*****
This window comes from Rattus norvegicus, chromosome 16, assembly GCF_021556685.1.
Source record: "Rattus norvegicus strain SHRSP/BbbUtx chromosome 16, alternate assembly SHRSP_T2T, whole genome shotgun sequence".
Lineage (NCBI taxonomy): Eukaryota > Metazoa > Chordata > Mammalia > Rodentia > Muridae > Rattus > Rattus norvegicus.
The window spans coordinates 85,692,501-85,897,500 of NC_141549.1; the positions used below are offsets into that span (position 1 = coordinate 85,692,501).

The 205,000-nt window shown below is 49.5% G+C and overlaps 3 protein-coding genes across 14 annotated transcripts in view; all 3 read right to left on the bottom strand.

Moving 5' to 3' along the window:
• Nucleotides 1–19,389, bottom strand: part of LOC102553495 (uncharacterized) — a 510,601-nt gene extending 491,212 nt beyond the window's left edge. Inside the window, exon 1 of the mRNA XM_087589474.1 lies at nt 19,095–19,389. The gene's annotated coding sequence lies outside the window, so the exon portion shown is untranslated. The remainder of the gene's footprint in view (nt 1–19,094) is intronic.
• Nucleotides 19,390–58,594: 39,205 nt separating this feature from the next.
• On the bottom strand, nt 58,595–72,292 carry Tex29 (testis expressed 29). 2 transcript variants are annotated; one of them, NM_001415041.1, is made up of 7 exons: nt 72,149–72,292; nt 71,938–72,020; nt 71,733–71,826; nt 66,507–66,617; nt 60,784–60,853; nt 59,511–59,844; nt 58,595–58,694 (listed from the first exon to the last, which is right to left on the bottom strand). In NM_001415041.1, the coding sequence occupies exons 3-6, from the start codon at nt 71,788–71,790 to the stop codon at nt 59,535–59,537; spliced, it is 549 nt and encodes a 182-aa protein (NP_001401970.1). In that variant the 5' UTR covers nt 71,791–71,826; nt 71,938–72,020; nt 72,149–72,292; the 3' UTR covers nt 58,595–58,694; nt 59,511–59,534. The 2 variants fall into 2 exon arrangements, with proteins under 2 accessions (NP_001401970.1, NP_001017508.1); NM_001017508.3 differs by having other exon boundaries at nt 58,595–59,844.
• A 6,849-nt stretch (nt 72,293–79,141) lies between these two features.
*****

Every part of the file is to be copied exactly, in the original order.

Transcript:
This window comes from Rattus norvegicus, chromosome 16, assembly GCF_021556685.1.
Source record: "Rattus norvegicus strain SHRSP/BbbUtx chromosome 16, alternate assembly SHRSP_T2T, whole genome shotgun sequence".
Lineage (NCBI taxonomy): Eukaryota > Metazoa > Chordata > Mammalia > Rodentia > Muridae > Rattus > Rattus norvegicus.
The window spans coordinates 85,692,501-85,897,500 of NC_141549.1; the positions used below are offsets into that span (position 1 = coordinate 85,692,501).

The 205,000-nt window shown below is 49.5% G+C and overlaps 3 protein-coding genes across 14 annotated transcripts in view; all 3 read right to left on the bottom strand.

Moving 5' to 3' along the window:
• Nucleotides 1–19,389, bottom strand: part of LOC102553495 (uncharacterized) — a 510,601-nt gene extending 491,212 nt beyond the window's left edge. Inside the window, exon 1 of the mRNA XM_087589474.1 lies at nt 19,095–19,389. The gene's annotated coding sequence lies outside the window, so the exon portion shown is untranslated. The remainder of the gene's footprint in view (nt 1–19,094) is intronic.
• Nucleotides 19,390–58,594: 39,205 nt separating this feature from the next.
• On the bottom strand, nt 58,595–72,292 carry Tex29 (testis expressed 29). 2 transcript variants are annotated; one of them, NM_001415041.1, is made up of 7 exons: nt 72,149–72,292; nt 71,938–72,020; nt 71,733–71,826; nt 66,507–66,617; nt 60,784–60,853; nt 59,511–59,844; nt 58,595–58,694 (listed from the first exon to the last, which is right to left on the bottom strand). In NM_001415041.1, the coding sequence occupies exons 3-6, from the start codon at nt 71,788–71,790 to the stop codon at nt 59,535–59,537; spliced, it is 549 nt and encodes a 182-aa protein (NP_001401970.1). In that variant the 5' UTR covers nt 71,791–71,826; nt 71,938–72,020; nt 72,149–72,292; the 3' UTR covers nt 58,595–58,694; nt 59,511–59,534. The 2 variants fall into 2 exon arrangements, with proteins under 2 accessions (NP_001401970.1, NP_001017508.1); NM_001017508.3 differs by having other exon boundaries at nt 58,595–59,844.
• A 6,849-nt stretch (nt 72,293–79,141) lies between these two features.